The use of Business Intelligence (BI) within any organisation (large or small) is critical at all times, particularly in a difficult climate. Business Intelligence should be heavily sought after, acquired and maintained to:
- Remain abreast of changes and challenges in the marketplace.
- For the offering’s applicability to the end-user of the corporation’s product or service.
- To keep an eye on what the competitors have in development or in their pipeline.
- To determine the competitor’s key clients or customers.
- To comprehend and remain vigilant in the pursuit and use of emerging technologies, uses and markets.
- It should also be turned inward to ensure effective performance and management within one’s enterprise.
Regardless of its employment, BI shouldn’t be used in the determination of a quick fix for an organisation (although changes can be expedited due to business intelligence implementation), but instead as a critical means toward the direction of the future of the company for years to come.
The Advantages of Using Business Intelligence
Unlike ever before, an organisation can infiltrate a marketplace, getting to know its competitors, clients, potential clients – and even itself – with accuracy and a level of informative intensity that will only prove to become more in-depth and telescopic in the future. Knowledge is power; the power gained from such knowledge is exponentially more powerful than has been seen in business to date. This information can be utilised in all aspects of business, from technological advancements, conceptualisation, design, innovation and manufacturing, to marketing, advertising, public relations and sales.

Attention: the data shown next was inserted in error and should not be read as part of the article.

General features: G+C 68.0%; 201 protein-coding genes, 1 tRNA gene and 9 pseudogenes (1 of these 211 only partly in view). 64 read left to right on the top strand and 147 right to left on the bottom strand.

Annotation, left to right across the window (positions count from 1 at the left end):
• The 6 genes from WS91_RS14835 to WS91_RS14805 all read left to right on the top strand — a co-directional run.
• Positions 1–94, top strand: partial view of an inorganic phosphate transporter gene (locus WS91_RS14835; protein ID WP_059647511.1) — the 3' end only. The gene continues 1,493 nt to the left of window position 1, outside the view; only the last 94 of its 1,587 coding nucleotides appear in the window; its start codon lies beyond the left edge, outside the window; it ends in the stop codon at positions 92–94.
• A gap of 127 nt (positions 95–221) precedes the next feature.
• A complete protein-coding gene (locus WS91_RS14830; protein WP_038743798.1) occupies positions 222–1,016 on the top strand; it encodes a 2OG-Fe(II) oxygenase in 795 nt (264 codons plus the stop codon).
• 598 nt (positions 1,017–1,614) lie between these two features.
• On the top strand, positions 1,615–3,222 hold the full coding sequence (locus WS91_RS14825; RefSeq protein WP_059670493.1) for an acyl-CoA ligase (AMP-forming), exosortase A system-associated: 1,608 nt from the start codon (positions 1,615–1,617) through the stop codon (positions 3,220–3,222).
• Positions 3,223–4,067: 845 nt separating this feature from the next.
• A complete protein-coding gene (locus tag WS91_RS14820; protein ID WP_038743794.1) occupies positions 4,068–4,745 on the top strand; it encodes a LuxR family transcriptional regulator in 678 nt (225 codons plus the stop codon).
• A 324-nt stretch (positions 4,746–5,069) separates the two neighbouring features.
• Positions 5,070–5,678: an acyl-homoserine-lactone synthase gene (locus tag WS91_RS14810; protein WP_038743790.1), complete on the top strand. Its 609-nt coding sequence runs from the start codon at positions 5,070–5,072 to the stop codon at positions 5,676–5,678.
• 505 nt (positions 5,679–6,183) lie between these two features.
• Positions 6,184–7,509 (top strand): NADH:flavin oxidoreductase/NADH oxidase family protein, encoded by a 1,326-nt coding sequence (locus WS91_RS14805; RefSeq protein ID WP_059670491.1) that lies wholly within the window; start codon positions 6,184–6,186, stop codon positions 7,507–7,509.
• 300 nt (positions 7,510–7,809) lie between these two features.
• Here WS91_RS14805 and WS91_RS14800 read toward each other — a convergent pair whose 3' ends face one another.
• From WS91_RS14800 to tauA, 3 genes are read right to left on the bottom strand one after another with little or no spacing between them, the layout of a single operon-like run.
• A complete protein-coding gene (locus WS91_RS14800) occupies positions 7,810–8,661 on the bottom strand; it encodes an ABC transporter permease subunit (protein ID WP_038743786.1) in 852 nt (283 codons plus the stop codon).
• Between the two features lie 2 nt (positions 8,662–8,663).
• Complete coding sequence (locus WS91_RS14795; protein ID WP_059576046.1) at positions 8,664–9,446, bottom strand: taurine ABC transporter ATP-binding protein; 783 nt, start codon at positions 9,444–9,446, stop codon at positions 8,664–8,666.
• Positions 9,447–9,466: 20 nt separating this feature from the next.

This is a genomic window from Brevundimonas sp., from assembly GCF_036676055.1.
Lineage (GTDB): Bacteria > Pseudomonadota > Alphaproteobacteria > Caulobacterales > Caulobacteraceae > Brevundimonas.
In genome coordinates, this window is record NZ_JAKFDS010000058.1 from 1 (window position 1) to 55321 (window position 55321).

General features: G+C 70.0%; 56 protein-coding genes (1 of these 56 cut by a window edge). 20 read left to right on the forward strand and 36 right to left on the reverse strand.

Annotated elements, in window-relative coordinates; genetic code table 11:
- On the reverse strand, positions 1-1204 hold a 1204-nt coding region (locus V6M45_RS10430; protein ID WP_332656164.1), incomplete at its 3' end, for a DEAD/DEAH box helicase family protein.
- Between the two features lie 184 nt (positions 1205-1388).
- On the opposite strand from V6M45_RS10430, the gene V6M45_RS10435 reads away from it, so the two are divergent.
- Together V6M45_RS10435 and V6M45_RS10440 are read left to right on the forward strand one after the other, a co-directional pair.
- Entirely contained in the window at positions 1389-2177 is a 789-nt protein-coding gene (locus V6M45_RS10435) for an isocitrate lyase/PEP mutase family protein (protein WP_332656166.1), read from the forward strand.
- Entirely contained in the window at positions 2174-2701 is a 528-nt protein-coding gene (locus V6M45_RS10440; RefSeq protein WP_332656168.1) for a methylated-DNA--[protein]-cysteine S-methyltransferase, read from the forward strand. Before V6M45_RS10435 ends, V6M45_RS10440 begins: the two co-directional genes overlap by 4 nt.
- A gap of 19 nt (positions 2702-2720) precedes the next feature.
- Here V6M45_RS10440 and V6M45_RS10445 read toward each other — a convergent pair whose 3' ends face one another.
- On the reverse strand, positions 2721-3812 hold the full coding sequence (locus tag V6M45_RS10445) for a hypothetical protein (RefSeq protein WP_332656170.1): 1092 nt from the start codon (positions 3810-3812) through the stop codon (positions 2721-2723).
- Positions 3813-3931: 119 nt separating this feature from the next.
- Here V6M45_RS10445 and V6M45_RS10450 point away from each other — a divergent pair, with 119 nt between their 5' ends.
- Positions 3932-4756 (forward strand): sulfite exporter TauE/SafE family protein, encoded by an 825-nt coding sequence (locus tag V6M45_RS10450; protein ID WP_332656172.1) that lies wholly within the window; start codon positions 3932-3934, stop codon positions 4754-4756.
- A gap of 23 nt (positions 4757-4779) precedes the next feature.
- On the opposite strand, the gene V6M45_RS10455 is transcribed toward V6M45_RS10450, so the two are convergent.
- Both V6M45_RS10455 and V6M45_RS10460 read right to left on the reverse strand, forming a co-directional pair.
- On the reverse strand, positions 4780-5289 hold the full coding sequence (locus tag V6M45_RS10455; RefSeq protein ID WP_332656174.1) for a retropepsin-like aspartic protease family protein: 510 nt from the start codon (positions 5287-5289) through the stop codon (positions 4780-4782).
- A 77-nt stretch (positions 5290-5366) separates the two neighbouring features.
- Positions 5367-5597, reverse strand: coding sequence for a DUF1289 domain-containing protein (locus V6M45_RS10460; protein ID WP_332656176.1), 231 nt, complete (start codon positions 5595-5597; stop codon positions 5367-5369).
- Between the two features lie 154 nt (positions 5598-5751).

You can have data without information, but you cannot have information without data. Daniel Keys Moran
It Doesn’t Have to Be So Complicated
Your organisation may not have formally implemented a policy of business-intelligence utilisation. However, you might be surprised to learn that you are already actively employing several means of researching, collecting, and presenting such analytics. For example, a simple spreadsheet about your competitors’ revenue, expenditure and other such data is a very basic form of business intelligence. Beyond spreadsheets, other accepted forms of business intelligence are:
- Software that reports and queries (such as database software).
- OLAP (Online Analytical Processing, such as provided by Microsoft, Oracle, OpenL and RapidMiner).
- Digital Dashboards (presentation allowing monitoring of the contribution of various parts of an organisation).
- Data Mining (extraction of patterns from banks of data).
- Process Mining (analysis of processes based upon event logs).
- Business Performance Management (aids in business performance optimisation through a microscopic view into processes that drive results).
- Local Information Systems (LIS: tools which support geographic reporting).
To implement business intelligence within a company, first, assess needs (perhaps through a stringent SWOT analysis of the BI situation) and financial constraints for such knowledge to be gained through BI.
While the implementation of business intelligence should be included within any growing business of both the present and future, the entity should not become a puppet to its analytics and competitive knowledge. As in any form of business wherein marketing strategy meets technology, it will remain critical that a convergence of these two important facets of daily business is smooth and cooperative versus one aspect becoming entirely relied upon to drive the other.